Pace: 100.7 (8) OffRtg: 110.6 (16) DefRtg: 112.2 (24) NetRtg: -1.6 (21)
The Bulls’ first four games with Nikola Vucevic were their worst four-game stretch of defense (119.3 points allowed per 100 possessions) since mid-January. Their opponents shot 52% from the field (including 40% from beyond the arc), and the defense was particularly bad (132 points allowed on 100 possessions) in the first quarter. When they cut a 16-point deficit to three (playing without Zach LaVine) in Phoenix on Wednesday, Vucevic got beat off the dribble by Devin Booker the bucket that kept them from having a chance to tie.
Game 5 was against the league’s No. 1 offense, but the Bulls got the Nets without James Harden or Kevin Durant and they took control by holding Brooklyn to just 22 points over the final 15 minutes of the first half. With LaVine dealing with an ankle injury and having shot just 40% (including 5-for-25 from 3-point range) since the deadline, the Bulls have scored less than a point per possession in his 86 minutes on the floor alongside Vucevic. They each have four assists to each other, with the first of LaVine’s assists to Vucevic (on an empty-corner dribble-handoff) being the prettiest action of the bunch.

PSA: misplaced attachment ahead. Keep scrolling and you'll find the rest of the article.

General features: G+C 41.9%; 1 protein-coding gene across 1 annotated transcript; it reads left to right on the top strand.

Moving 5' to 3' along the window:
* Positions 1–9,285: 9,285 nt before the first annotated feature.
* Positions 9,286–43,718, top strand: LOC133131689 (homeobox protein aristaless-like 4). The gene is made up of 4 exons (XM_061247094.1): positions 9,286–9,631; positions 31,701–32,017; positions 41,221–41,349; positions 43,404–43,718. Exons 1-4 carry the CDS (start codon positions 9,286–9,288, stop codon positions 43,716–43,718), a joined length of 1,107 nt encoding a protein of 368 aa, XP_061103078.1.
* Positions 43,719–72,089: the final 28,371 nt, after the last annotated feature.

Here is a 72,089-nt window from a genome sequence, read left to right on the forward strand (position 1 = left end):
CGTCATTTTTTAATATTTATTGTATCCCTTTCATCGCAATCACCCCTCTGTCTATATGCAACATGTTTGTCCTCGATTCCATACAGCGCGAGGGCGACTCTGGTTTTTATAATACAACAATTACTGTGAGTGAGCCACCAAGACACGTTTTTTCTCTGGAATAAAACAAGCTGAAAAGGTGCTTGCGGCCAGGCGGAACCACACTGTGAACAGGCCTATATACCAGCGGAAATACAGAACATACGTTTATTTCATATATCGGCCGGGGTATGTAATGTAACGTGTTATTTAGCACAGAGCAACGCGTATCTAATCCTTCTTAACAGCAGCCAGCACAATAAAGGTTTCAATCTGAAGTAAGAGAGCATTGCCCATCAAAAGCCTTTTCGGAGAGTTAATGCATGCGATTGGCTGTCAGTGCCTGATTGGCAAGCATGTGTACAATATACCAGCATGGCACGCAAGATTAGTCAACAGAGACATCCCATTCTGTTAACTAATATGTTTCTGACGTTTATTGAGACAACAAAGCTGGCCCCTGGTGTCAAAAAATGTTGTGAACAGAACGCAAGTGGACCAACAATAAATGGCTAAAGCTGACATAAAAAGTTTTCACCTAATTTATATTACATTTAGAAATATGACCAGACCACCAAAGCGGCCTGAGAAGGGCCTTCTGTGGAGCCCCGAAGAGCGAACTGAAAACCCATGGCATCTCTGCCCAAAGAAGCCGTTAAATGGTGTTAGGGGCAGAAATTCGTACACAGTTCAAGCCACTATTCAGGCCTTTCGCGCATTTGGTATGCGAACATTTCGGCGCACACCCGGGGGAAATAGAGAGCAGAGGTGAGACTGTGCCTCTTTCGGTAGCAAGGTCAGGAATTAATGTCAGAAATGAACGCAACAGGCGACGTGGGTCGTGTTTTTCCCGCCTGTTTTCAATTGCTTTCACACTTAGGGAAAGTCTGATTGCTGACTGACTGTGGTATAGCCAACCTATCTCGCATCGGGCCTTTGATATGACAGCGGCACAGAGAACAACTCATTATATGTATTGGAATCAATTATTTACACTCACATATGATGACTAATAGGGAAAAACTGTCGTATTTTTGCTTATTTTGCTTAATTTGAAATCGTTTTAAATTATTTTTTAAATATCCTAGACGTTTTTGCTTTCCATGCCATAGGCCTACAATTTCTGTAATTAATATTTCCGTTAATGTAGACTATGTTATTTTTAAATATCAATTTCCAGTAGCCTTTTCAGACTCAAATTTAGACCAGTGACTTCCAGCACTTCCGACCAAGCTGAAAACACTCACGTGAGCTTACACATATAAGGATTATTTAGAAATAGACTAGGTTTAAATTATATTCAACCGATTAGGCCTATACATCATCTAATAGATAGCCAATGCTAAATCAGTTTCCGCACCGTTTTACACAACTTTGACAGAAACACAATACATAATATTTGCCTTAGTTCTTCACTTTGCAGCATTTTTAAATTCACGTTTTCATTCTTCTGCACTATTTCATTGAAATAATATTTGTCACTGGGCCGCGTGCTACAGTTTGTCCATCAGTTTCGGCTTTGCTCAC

The Bulls have played the fewest games (they’re 4-5) in the group of teams from 4-11 in the East, but begin a five-game trip with games in Indiana, Tampa and Atlanta. The first two (Tuesday and Thursday) are against the teams directly in front of them and behind them in the standings.
Week 16: @ IND, @ TOR, @ ATL, @ MIN
Pace: 98.9 (19) OffRtg: 105.1 (28) DefRtg: 112.0 (21) NetRtg: -6.9 (27)
The post-deadline Magic are frisky! They held three straight opponents to a point per possession or less for the first time all season, picking up road wins against the Clippers (!) and Pelicans. And after getting thumped in Utah on Saturday (and despite losing more guys to injury), they hung around with the streaking Nuggets for 45 minutes on Sunday night. With six of their eight available guys in double-figures, it was their best offensive game since they traded … well, their entire offense.
Wendell Carter Jr. may have taken his trade from Chicago personally. He was coming off the bench until Khem Birch joined the injured list, but he’s looked more aggressive with the Magic and has averaged 18.7 points and 11 rebounds over the last three games, doing some good work as a roll man. One of the highlights on Sunday was a crafty pocket pass from Chuma Okeke (running pick-and-rolls because why not) and a tough, and-one finish from Carter.
Week 16: vs. WAS, vs. IND, vs. MIL
Pace: 97.9 (26) OffRtg: 107.8 (25) DefRtg: 111.8 (17) NetRtg: -4.0 (23)